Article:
We had two female Bullfinches visiting together this day, and I think that this is a different bird to that shown above as it does not seem to have the same extent of scaly-foot.
 
Bullfinch (Pyrrhula pyrrhula) (female) - garden on 27th November, 2020
Tuesday, 1st December

This was the penultimate day of lockdown, the weather was fair, and it was time for me to make a return visit to Saltersford Valley. On arrival, I made my way directly to the lake and had not been there long before I had the pleasure of seeing a Kingfisher flash through. 

I spent some time round by one of the areas where feeders had been set up. There were a lot of intervening trees from my postion on the path, and it seems that the birds were not used to people. I did get a few photos, however.

Blue Tit (Cyanistes caeruleus) -Saltersford Valley
Great Tits are usually very smart-looking birds, as in the second image below, but this first bird had something strange going on. If it had been wet, or dirty, I could have understood the situation better.


Great Tit (Parus major) - Saltersford Valley

Goldfinch (Carduelis carduelis) - Salterford Valley
True to character, the Bullfinches were the most nervous of the birds here, and were quite a challenge.
 
Bullfinch (Pyrrhula pyrrhula) (female) -Saltersford Valley

Bullfinch (Pyrrhula pyrrhula) (male) -Saltersford Valley

I then headed off to Oakthorpe Colliery with the intention of seeing if I could find a drake Goosander on Thorpit Lake. I'd not got far from the car park when I found a tree beside the track that was being visited by a group of Redwing. These are also extremely nervous birds, so I picked my spot and stood still and waited. They were just returning, when some people came up the track and the birds were gone again. I stood my ground and about five minutes after the people had left the area the birds started coming back again - and again some people arrived and frightened them off again. This happened about five times before I decided to call it a day with just a few vaguely usable shots in the can. Here's one of them
 
Redwing (Turdus iliacus) - Oakthorpe Colliery
I carried on with my intention to circumnavigate Thorpit Lake, but I suspect that my delay with the Redwings had caused me to be a bit too late, and little was seen, and no Goosander at all were found.
 
This ends my report of the two weeks leading to the end of Lockdown II.
 
Lockdown ended on 2nd December and the whole of my home county, Leicestershire, was placed in Tier 3 (highest level of control)  of the three tier system. We will see what happens on 16th December when the situation is reviewed. Lindsay and I are quite happy to be in Tier 3 as we believe that Tier 2 is too relaxed.

I'm hoping to have enough material for another blog post in a week or so's time. In the meantime, take good care and stay safe.


18 comments:

  1. Replies
    1. Thank you, Anne. It is good to be back with the birds again.

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  2. Looks like we have both had encounters with Mergus merganser of late, Richard, and very pleasant it is too. Your picture of the Long-tailed Tit serves to remind me just how captivating a species it is. Who could fail to appreciate such a charming bundle of fluff? And as you point out, common though it may be, a Blue Tit is an appealing visitor to a bird feeder too. Goldcrest I have seen several times (very similar to Golden-crowned Kinglet here), but Firecrest has been a nemesis for me. In Slovenia, Miriam saw it, albeit fleetingly, but I missed it. Given that you have been in virtual lockdown, it seems to me you have done quite well. The vaccine is on the way, so if they can get the distribution organized and people actually vaccinated we may be able to get back to normal soon. We can only hope.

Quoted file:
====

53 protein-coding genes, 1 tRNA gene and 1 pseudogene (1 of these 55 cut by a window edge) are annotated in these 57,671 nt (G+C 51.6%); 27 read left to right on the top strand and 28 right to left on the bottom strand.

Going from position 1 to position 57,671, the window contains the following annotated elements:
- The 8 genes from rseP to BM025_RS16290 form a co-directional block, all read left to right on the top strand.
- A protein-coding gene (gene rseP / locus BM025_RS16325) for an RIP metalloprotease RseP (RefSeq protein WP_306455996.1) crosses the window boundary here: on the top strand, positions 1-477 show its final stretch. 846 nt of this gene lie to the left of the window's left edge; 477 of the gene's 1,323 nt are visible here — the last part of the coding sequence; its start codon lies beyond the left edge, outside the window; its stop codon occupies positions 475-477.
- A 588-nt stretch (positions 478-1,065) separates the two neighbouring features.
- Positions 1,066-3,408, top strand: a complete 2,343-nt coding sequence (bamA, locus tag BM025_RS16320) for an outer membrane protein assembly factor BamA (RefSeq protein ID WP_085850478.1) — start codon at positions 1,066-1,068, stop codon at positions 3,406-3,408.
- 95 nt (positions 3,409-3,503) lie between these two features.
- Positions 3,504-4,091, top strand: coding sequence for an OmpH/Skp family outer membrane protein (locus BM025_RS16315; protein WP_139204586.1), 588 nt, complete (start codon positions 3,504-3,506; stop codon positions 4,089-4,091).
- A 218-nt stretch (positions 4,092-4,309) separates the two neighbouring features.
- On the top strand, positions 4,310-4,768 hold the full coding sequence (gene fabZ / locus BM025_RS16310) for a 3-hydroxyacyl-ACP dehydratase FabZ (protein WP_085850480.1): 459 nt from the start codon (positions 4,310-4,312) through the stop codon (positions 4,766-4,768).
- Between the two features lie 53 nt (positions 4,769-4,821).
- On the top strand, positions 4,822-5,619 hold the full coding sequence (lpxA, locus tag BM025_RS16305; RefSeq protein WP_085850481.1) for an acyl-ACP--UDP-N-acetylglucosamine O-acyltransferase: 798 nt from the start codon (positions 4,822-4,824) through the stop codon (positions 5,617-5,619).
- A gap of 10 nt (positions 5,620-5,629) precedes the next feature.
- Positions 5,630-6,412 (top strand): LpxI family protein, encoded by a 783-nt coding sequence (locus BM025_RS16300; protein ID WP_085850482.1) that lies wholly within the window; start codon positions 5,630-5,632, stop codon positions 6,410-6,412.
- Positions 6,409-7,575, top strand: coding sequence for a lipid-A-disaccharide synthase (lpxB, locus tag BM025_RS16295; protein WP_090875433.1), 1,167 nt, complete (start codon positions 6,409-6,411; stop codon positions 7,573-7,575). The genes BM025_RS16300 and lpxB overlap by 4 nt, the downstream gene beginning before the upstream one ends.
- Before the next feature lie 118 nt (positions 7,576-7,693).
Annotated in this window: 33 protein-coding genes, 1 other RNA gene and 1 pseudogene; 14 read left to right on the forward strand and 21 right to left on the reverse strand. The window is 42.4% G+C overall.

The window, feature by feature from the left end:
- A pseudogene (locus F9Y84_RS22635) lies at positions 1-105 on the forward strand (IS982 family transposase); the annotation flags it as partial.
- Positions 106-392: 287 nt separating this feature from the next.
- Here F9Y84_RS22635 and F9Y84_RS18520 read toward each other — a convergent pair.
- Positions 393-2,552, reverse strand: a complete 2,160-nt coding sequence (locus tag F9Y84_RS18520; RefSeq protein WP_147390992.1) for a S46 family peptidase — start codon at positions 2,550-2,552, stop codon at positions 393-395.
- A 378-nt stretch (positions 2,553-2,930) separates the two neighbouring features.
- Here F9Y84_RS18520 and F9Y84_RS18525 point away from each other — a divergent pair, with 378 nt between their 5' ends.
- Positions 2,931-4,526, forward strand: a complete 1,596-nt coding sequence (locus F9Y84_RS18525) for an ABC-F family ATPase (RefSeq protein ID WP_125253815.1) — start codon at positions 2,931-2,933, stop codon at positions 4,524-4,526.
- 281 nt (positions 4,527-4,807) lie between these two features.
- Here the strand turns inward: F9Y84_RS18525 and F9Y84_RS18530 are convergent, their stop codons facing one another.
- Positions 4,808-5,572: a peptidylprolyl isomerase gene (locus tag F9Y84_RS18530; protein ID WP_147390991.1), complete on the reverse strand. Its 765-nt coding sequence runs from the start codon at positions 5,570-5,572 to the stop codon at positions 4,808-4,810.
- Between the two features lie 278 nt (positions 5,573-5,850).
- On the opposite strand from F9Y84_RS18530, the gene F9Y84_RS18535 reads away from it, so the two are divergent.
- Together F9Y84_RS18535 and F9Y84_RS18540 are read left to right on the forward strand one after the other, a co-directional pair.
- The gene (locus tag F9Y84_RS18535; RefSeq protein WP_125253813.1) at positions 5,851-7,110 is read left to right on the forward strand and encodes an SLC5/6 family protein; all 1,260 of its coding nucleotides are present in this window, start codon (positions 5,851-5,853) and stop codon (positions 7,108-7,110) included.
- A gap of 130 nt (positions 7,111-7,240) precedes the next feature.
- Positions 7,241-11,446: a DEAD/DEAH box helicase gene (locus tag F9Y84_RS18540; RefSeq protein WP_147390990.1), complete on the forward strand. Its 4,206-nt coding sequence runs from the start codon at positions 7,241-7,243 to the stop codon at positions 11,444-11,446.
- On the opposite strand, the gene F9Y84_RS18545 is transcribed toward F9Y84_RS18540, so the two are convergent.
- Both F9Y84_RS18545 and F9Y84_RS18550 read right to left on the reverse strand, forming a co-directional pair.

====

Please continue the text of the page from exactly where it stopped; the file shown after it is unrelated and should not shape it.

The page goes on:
ReplyDelete
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    1. Mergus merganser does tend to reliably show up on small lakes in winter in this area, David, and are always a welcome sight.

      I think I have probably only ever seen Firecrest five times, and never managed a good photo. When they are found, they seem to stay around for days or weeks.

      If all goes well it looks as if Lindsay and I might get the vaccine around March/April time. It is being rolled out on a priority based on vulnerability and age, and Lindsay and I will probably be in the third tranche based on our age. What is the situation like there?

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  3. Bullfinch in the garden. How I dream of that. One of my favourite birds. A lovely write up and selection of photos Richard. Take care.

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    1. Is Bullfinch uncommon in your area, Marc, or is it just your garden that doesn't attract them? We can go months without seeing a Bullfinch in the garden, but when they do arrive they often stay for a week or two. The real delight is when they bring the youngsters.

      Stay safe - it's not over yet! Best wishes - - - Richard

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  4. i Richard,
    a very nice series of images of our feathered friends but also of mushrooms. Your opening photo of the squirrel is really great. Sharp, clear and beautiful in color. Beautiful mosses underneath and I like that too.
    Your flying images of both the buzzard and the other birds are beautifully displayed. You saw tits and you could also put the bullfinch nicely on the picture, just like the blackhead and the starling :-)))
    The robin is great and I also see a goldcrest :-) You had a great time there.